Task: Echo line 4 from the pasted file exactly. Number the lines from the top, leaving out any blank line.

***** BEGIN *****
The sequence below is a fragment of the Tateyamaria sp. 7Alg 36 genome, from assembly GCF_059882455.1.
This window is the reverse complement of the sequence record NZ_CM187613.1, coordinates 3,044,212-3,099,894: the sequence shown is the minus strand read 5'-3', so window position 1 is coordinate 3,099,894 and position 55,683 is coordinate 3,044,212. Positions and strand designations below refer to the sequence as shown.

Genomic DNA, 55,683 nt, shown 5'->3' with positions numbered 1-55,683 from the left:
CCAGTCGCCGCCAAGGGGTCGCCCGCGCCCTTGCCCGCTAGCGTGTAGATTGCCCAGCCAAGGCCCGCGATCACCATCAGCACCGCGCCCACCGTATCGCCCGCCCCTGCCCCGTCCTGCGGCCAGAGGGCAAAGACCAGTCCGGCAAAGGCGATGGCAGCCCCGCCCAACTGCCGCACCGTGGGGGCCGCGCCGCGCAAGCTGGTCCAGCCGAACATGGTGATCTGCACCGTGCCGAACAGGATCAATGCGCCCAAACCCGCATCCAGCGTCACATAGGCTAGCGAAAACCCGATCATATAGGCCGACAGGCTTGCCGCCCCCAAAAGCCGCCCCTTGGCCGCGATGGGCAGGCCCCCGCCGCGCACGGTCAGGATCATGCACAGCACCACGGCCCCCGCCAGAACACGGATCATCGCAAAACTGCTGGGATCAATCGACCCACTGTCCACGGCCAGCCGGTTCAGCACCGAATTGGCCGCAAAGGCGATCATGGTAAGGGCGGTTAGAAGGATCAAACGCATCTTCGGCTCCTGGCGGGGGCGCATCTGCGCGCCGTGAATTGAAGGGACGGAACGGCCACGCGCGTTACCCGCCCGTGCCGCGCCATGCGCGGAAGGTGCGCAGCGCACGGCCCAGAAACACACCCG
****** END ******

CCAGTCGCCGCCAAGGGGTCGCCCGCGCCCTTGCCCGCTAGCGTGTAGATTGCCCAGCCAAGGCCCGCGATCACCATCAGCACCGCGCCCACCGTATCGCCCGCCCCTGCCCCGTCCTGCGGCCAGAGGGCAAAGACCAGTCCGGCAAAGGCGATGGCAGCCCCGCCCAACTGCCGCACCGTGGGGGCCGCGCCGCGCAAGCTGGTCCAGCCGAACATGGTGATCTGCACCGTGCCGAACAGGATCAATGCGCCCAAACCCGCATCCAGCGTCACATAGGCTAGCGAAAACCCGATCATATAGGCCGACAGGCTTGCCGCCCCCAAAAGCCGCCCCTTGGCCGCGATGGGCAGGCCCCCGCCGCGCACGGTCAGGATCATGCACAGCACCACGGCCCCCGCCAGAACACGGATCATCGCAAAACTGCTGGGATCAATCGACCCACTGTCCACGGCCAGCCGGTTCAGCACCGAATTGGCCGCAAAGGCGATCATGGTAAGGGCGGTTAGAAGGATCAAACGCATCTTCGGCTCCTGGCGGGGGCGCATCTGCGCGCCGTGAATTGAAGGGACGGAACGGCCACGCGCGTTACCCGCCCGTGCCGCGCCATGCGCGGAAGGTGCGCAGCGCACGGCCCAGAAACACACCCG